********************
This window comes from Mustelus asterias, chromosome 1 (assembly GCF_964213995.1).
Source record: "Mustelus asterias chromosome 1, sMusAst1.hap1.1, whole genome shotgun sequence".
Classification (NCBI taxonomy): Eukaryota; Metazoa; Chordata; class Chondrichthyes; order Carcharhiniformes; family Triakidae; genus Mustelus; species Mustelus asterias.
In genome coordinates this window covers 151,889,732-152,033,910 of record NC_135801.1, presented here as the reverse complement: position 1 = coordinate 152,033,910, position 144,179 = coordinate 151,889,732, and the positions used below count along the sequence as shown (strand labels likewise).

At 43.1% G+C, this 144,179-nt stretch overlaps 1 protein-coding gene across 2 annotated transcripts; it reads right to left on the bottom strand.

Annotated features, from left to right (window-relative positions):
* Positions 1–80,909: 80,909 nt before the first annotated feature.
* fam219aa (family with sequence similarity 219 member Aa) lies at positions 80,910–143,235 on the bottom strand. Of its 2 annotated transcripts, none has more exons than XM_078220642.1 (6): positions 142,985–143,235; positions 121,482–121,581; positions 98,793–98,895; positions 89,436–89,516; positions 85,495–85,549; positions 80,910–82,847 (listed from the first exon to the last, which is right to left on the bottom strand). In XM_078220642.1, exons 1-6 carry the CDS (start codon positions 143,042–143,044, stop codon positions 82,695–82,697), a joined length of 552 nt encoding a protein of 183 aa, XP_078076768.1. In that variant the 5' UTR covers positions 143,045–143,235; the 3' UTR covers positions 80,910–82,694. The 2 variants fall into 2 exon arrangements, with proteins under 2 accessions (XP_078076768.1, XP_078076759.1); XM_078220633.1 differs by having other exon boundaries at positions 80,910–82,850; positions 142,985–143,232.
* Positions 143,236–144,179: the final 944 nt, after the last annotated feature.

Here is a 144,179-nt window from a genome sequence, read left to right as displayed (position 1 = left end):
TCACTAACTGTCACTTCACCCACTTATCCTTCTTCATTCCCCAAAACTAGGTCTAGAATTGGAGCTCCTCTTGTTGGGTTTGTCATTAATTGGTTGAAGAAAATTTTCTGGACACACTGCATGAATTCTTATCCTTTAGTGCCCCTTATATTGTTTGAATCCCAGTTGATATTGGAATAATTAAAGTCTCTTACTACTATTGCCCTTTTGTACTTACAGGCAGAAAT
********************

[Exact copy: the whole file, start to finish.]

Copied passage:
This window comes from Mustelus asterias, chromosome 1 (assembly GCF_964213995.1).
Source record: "Mustelus asterias chromosome 1, sMusAst1.hap1.1, whole genome shotgun sequence".
Classification (NCBI taxonomy): Eukaryota; Metazoa; Chordata; class Chondrichthyes; order Carcharhiniformes; family Triakidae; genus Mustelus; species Mustelus asterias.
In genome coordinates this window covers 151,889,732-152,033,910 of record NC_135801.1, presented here as the reverse complement: position 1 = coordinate 152,033,910, position 144,179 = coordinate 151,889,732, and the positions used below count along the sequence as shown (strand labels likewise).

At 43.1% G+C, this 144,179-nt stretch overlaps 1 protein-coding gene across 2 annotated transcripts; it reads right to left on the bottom strand.

Annotated features, from left to right (window-relative positions):
* Positions 1–80,909: 80,909 nt before the first annotated feature.
* fam219aa (family with sequence similarity 219 member Aa) lies at positions 80,910–143,235 on the bottom strand. Of its 2 annotated transcripts, none has more exons than XM_078220642.1 (6): positions 142,985–143,235; positions 121,482–121,581; positions 98,793–98,895; positions 89,436–89,516; positions 85,495–85,549; positions 80,910–82,847 (listed from the first exon to the last, which is right to left on the bottom strand). In XM_078220642.1, exons 1-6 carry the CDS (start codon positions 143,042–143,044, stop codon positions 82,695–82,697), a joined length of 552 nt encoding a protein of 183 aa, XP_078076768.1. In that variant the 5' UTR covers positions 143,045–143,235; the 3' UTR covers positions 80,910–82,694. The 2 variants fall into 2 exon arrangements, with proteins under 2 accessions (XP_078076768.1, XP_078076759.1); XM_078220633.1 differs by having other exon boundaries at positions 80,910–82,850; positions 142,985–143,232.
* Positions 143,236–144,179: the final 944 nt, after the last annotated feature.

Here is a 144,179-nt window from a genome sequence, read left to right as displayed (position 1 = left end):
TCACTAACTGTCACTTCACCCACTTATCCTTCTTCATTCCCCAAAACTAGGTCTAGAATTGGAGCTCCTCTTGTTGGGTTTGTCATTAATTGGTTGAAGAAAATTTTCTGGACACACTGCATGAATTCTTATCCTTTAGTGCCCCTTATATTGTTTGAATCCCAGTTGATATTGGAATAATTAAAGTCTCTTACTACTATTGCCCTTTTGTACTTACAGGCAGAAAT